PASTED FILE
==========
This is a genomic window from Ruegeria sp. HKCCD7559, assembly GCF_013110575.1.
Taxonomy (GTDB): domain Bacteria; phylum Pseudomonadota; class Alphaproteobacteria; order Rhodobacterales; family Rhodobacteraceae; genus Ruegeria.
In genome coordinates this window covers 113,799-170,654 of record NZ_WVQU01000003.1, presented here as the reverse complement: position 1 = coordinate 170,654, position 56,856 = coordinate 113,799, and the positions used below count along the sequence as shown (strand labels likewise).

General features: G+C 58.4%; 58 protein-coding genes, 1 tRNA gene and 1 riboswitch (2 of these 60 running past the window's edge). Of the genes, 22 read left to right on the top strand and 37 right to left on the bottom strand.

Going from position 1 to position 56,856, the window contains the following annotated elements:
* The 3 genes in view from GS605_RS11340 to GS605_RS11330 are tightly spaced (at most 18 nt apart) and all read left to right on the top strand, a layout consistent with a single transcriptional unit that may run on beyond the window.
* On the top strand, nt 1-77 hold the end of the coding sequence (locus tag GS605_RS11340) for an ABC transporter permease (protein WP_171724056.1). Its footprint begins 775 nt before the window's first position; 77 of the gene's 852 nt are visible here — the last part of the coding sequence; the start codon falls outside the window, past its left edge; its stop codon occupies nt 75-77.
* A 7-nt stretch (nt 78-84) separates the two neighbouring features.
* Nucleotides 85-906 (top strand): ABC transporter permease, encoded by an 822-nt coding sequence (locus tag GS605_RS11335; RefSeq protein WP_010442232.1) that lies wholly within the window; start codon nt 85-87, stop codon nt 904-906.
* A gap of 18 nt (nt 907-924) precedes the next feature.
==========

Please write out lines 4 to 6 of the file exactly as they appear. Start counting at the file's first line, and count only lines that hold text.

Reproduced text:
General features: G+C 58.4%; 58 protein-coding genes, 1 tRNA gene and 1 riboswitch (2 of these 60 running past the window's edge). Of the genes, 22 read left to right on the top strand and 37 right to left on the bottom strand.

Going from position 1 to position 56,856, the window contains the following annotated elements:
* The 3 genes in view from GS605_RS11340 to GS605_RS11330 are tightly spaced (at most 18 nt apart) and all read left to right on the top strand, a layout consistent with a single transcriptional unit that may run on beyond the window.